Johann I (Liegnitz-Lüben)

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Johann I (also Johann von Lüben ; * 1425 ; † after November 21, 1453 ) was 1441–1446 Duke of Lüben , 1441–1453 Duke of Ohlau and 1449–1453 Duke of Liegnitz .

Origin and family

Johann came from the Silesian Piast family . His parents were Duke Ludwig III. and Margarete († 1454/55), daughter of the Opole duke Bolko IV.

In 1445 Johann married Hedwig († 1471), then fifteen years old, daughter of Duke Ludwig II of Liegnitz. The marriage had the only son Friedrich I.


After his father's death in 1441, Johann inherited Lüben and Ohlau , while Haynau and Goldberg fell to his younger brother Heinrich X. At the same time they took over the paternal claim to the inheritance of Duke Ludwig II of Liegnitz and Brieg , who died in 1436 and who was a stepbrother of their grandfather Heinrich IX. was. Due to a lack of money, they sold Lüben to Heinrich IX in 1446 . von Glogau and pledged Haynau.

Although Johann had married Ludwig II's daughter Hedwig in 1445 and the continuation of the family branch was assured with the birth of his son Friedrich I in 1446, he was able to claim the Liegnitz in 1449 after the death of Ludwig II's widow Elisabeth von Brandenburg administered as personal treasures, not enforced. As with Ludwig's death in 1436, the Bohemian king demanded the reversion of the duchy in 1449, as it was not possible to confirm an inheritance contract concluded in 1420 between the Liegnitz and Lüben family branches from the Bohemian sovereign. The Liegnitzer patriciate and the city council used the legally unresolved situation to submit themselves directly to the Crown of Bohemia and thus to achieve the status of a royal city . Therefore, they rejected Johann, who now considered himself the legal successor to his mother-in-law Elisabeth, and his homage. Because of the conflict he fled to Haynau in 1451.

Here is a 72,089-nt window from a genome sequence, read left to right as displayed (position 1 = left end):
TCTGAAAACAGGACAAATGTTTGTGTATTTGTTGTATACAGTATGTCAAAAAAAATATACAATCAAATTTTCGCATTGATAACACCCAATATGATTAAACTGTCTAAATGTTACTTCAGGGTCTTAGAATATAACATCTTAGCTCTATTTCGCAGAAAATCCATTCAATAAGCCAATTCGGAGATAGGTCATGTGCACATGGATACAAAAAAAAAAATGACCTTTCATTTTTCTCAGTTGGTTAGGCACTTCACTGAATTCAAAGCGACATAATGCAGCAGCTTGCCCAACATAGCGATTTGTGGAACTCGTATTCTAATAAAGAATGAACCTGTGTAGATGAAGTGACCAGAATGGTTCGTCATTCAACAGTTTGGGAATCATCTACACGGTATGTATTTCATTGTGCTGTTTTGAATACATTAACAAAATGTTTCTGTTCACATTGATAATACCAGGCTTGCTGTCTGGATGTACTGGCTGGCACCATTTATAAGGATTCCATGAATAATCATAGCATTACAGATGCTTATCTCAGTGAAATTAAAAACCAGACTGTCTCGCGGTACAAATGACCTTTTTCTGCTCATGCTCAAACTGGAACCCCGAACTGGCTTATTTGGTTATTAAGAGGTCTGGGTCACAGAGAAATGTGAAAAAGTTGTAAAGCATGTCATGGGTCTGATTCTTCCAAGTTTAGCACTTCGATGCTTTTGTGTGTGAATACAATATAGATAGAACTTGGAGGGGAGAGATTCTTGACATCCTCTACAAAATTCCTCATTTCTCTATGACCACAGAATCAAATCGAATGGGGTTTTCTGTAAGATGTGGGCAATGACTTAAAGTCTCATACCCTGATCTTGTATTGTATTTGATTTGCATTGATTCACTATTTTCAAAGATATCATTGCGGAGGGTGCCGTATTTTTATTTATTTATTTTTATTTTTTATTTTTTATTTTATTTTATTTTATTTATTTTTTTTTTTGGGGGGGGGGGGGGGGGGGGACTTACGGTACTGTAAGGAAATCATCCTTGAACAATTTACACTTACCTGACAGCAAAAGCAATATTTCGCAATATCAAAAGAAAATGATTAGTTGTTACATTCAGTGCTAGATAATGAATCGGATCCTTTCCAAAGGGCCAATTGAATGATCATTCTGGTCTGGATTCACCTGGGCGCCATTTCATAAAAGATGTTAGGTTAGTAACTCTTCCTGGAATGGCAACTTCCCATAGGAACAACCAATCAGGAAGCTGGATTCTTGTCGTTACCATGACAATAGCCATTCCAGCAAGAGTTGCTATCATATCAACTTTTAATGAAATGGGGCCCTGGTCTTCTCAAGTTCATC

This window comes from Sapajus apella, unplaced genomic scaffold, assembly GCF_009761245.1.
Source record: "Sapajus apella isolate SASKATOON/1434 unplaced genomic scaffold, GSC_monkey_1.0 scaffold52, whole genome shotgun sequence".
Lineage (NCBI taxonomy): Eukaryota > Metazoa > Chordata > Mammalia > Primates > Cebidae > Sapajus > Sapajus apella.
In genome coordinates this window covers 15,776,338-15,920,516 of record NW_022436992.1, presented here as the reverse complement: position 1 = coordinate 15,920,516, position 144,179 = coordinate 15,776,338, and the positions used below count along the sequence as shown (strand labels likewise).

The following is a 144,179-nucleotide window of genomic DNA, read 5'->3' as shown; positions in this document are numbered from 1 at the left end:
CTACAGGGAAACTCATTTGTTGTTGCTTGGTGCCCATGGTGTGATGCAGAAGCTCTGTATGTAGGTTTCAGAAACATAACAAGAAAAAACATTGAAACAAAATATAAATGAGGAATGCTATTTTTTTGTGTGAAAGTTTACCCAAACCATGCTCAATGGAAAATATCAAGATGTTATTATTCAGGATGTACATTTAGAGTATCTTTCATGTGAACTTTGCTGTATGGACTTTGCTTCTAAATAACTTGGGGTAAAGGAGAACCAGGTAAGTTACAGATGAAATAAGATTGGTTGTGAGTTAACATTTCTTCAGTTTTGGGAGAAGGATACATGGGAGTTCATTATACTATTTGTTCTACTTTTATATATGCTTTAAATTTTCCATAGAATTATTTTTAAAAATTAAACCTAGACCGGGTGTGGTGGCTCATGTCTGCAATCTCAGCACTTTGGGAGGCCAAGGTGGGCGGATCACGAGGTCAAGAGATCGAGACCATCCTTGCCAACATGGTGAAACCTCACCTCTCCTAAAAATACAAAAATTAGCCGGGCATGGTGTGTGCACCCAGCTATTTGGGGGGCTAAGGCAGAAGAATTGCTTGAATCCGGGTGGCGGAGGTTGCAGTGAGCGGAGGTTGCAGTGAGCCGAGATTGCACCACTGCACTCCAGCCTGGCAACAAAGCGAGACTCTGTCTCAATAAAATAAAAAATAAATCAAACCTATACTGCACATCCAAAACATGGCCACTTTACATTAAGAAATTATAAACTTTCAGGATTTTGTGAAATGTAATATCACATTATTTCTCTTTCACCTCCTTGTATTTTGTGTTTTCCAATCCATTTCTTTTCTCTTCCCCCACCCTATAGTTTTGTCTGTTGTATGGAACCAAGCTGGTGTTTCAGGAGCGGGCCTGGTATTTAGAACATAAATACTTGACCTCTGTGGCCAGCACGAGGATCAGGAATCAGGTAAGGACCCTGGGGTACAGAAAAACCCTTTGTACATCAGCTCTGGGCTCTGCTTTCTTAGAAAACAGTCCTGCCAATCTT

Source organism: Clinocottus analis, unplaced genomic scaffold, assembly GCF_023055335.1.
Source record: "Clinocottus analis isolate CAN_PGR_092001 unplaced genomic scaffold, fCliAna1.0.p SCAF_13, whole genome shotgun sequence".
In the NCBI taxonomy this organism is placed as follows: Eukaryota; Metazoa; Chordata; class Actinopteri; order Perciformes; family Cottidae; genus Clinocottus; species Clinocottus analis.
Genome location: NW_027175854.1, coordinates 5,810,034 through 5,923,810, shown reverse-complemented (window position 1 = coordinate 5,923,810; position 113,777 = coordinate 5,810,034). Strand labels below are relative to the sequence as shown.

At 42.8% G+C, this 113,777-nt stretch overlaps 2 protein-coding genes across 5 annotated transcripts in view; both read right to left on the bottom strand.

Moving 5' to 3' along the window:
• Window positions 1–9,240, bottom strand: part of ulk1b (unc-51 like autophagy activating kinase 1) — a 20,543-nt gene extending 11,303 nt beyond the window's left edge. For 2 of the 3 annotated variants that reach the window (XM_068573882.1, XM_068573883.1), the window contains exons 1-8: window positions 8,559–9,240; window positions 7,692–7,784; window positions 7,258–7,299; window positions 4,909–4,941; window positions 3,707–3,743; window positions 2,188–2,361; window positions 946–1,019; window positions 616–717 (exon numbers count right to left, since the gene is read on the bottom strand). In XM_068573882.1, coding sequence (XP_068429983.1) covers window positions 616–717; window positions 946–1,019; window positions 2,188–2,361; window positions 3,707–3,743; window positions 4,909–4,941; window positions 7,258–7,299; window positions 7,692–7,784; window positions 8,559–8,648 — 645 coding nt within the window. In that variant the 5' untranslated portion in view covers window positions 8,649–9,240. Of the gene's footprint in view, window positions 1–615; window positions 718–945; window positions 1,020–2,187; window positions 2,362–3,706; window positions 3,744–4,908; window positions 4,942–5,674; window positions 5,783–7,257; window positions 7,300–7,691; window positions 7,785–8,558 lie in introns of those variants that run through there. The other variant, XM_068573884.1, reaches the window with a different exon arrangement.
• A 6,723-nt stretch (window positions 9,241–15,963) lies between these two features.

After Johann's brother Heinrich died in 1452, Johann, whose wife Hedwig and her son Friedrich had been expelled from the city, fought for his rights with weapons near Waldau, northwest of Liegnitz, but was defeated by his opponents. In addition to a fine, he had to formally waive his rights on September 19, 1452. Although he did not give up his hope, he died a year later. The Liegnitz feudal dispute , which went back to the year 1436, dragged on until 1469. In that year Johann's son Friedrich I became the rightful Duke of Liegnitz.


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